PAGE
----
This account is, I think, the first piece of specifically archaeological (as distinct from historical) writing about London, and is among the very earliest examples in the World. The first entry in the Oxford English Dictionary for the word "archaeology" dates to 1607, but Stow is here doing archaeology: on the basis of material evidence alone, he is describing the graves, the excavation of which he witnessed; dating them; and even describing the artefacts in such a way that we can, with some confidence, identify them (the shining red vessels must surely be "Samian ware" - mass-produced pottery found on almost all Roman sites, including many in London).

Samian ware bowl found in London, but made in southern France, British Museum. Photo: AgTigress (licensed under CCA).

The Priory of the New Order of Saint Mary of Bethlehem was established, close to the present location of Liverpool Street Station, in 1247. Its patron was the Bishop-elect of Bethlehem, Goffredo de Prefetti, but he almost certainly never visited. The land on which the priory stood was donated by a London alderman, Simon FitzMary, on his return from a pilgrimage to the Holy Land. The priory provided accommodation and food for the needy, but its real purpose was fundraising for the Crusades. This, however, was, with the benefit of hindsight, already a lost cause: Bethlehem was in Muslim hands; its bishop in exile in France; and the crusading impetus much diminished. The priory became a hospital and, in 1403, we have the first record of its being used to house men who were mente capti - of unsound mind.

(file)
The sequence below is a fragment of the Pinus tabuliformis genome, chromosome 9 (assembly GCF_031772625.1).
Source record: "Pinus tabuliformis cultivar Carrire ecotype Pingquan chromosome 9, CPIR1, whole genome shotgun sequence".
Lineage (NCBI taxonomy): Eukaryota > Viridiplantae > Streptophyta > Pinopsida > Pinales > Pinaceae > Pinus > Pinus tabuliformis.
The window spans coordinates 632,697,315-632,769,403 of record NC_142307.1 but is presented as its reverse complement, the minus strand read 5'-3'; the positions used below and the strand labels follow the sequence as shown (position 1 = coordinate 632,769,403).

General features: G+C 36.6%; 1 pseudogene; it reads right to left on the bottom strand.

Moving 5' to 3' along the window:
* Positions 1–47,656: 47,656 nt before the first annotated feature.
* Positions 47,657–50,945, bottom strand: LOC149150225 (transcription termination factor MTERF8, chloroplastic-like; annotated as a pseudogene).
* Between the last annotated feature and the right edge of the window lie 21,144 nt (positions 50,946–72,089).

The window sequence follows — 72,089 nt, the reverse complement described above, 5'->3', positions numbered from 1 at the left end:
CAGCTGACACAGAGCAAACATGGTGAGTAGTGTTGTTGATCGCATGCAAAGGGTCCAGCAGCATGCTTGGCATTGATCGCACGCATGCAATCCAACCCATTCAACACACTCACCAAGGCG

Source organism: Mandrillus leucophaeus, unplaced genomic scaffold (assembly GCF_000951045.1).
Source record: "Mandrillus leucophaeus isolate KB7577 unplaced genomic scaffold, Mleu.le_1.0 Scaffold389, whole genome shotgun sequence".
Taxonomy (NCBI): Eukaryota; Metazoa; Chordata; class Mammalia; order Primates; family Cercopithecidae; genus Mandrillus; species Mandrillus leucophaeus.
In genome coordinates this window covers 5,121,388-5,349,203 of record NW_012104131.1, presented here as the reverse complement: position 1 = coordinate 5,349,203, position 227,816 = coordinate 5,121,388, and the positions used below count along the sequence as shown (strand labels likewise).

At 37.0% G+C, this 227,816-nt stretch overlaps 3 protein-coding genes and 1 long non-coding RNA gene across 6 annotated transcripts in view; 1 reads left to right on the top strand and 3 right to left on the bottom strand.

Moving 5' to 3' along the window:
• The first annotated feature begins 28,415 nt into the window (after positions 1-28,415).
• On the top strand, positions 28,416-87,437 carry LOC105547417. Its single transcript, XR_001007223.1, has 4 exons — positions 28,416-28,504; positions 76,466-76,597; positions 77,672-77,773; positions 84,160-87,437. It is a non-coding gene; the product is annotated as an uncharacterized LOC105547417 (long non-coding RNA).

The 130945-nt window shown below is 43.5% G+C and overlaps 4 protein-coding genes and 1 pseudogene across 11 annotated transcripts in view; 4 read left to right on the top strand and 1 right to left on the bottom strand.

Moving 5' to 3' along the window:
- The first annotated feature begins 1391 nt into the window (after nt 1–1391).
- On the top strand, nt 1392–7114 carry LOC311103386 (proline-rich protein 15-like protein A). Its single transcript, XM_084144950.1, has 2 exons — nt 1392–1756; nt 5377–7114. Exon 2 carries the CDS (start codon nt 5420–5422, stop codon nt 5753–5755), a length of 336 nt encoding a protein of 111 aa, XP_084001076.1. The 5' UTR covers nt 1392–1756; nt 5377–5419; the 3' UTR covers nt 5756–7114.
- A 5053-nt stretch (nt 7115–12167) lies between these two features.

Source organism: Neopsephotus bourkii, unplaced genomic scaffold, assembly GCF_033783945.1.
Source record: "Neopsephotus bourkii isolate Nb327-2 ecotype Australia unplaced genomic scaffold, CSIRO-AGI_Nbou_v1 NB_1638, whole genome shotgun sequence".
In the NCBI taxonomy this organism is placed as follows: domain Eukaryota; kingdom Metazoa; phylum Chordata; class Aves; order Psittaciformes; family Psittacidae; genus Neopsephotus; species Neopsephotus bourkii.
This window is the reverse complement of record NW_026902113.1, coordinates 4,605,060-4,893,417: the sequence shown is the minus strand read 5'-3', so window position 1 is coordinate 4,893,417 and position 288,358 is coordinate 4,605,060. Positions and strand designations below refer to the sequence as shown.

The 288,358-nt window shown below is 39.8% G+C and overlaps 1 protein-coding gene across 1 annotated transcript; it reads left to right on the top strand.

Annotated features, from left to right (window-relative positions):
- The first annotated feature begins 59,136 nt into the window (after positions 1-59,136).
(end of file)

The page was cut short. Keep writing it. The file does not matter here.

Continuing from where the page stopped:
Medieval Bethlehem Priory, as reconstructed by Daniel Hack Tukes (1882). Image: Project Gutenberg (Public Domain).

By the early Seventeenth Century, "Bedlam," as it had now become known, a secular rather than a religious institution, was clearly functioning as an asylum for those considered to be insane. One keeper-physician, Helkiah Crooke, who clearly lived up to his name, was dismissed by Charles I in 1631 for embezzlement and misappropriation, his inmates apparently starving as he stuffed his own money-bags with the funds intended for their support. Already, by this time, the public were admitted to the institution, presumably for a fee, to be entertained by the antics of the "lunatickes."